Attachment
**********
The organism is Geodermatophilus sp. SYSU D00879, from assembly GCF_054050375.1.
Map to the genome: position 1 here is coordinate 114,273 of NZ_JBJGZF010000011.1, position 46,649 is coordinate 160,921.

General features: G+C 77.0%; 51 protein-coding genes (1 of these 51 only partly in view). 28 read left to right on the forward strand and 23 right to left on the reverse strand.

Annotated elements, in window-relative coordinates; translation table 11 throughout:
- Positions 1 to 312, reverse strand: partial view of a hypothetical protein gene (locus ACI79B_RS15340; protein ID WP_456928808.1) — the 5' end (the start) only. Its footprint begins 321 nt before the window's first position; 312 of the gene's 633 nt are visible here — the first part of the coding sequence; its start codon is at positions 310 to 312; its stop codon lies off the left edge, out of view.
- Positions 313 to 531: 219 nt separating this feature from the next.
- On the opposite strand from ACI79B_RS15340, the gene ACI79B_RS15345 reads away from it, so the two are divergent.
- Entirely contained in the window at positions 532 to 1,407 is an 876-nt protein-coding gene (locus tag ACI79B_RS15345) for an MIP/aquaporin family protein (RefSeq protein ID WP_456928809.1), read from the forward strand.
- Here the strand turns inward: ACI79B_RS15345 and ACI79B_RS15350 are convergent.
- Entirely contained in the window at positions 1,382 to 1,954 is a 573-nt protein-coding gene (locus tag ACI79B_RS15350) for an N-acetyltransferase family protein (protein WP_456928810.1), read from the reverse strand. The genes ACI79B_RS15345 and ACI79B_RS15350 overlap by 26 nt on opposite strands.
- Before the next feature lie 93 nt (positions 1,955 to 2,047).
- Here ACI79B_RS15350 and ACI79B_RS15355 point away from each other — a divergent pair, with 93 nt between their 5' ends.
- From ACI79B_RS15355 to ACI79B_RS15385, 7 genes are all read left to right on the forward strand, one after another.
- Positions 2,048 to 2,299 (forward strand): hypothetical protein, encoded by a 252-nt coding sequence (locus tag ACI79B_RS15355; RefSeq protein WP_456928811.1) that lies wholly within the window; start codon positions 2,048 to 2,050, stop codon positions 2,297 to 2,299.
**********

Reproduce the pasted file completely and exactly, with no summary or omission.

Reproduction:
The organism is Geodermatophilus sp. SYSU D00879, from assembly GCF_054050375.1.
Map to the genome: position 1 here is coordinate 114,273 of NZ_JBJGZF010000011.1, position 46,649 is coordinate 160,921.

General features: G+C 77.0%; 51 protein-coding genes (1 of these 51 only partly in view). 28 read left to right on the forward strand and 23 right to left on the reverse strand.

Annotated elements, in window-relative coordinates; translation table 11 throughout:
- Positions 1 to 312, reverse strand: partial view of a hypothetical protein gene (locus ACI79B_RS15340; protein ID WP_456928808.1) — the 5' end (the start) only. Its footprint begins 321 nt before the window's first position; 312 of the gene's 633 nt are visible here — the first part of the coding sequence; its start codon is at positions 310 to 312; its stop codon lies off the left edge, out of view.
- Positions 313 to 531: 219 nt separating this feature from the next.
- On the opposite strand from ACI79B_RS15340, the gene ACI79B_RS15345 reads away from it, so the two are divergent.
- Entirely contained in the window at positions 532 to 1,407 is an 876-nt protein-coding gene (locus tag ACI79B_RS15345) for an MIP/aquaporin family protein (RefSeq protein ID WP_456928809.1), read from the forward strand.
- Here the strand turns inward: ACI79B_RS15345 and ACI79B_RS15350 are convergent.
- Entirely contained in the window at positions 1,382 to 1,954 is a 573-nt protein-coding gene (locus tag ACI79B_RS15350) for an N-acetyltransferase family protein (protein WP_456928810.1), read from the reverse strand. The genes ACI79B_RS15345 and ACI79B_RS15350 overlap by 26 nt on opposite strands.
- Before the next feature lie 93 nt (positions 1,955 to 2,047).
- Here ACI79B_RS15350 and ACI79B_RS15355 point away from each other — a divergent pair, with 93 nt between their 5' ends.
- From ACI79B_RS15355 to ACI79B_RS15385, 7 genes are all read left to right on the forward strand, one after another.
- Positions 2,048 to 2,299 (forward strand): hypothetical protein, encoded by a 252-nt coding sequence (locus tag ACI79B_RS15355; RefSeq protein WP_456928811.1) that lies wholly within the window; start codon positions 2,048 to 2,050, stop codon positions 2,297 to 2,299.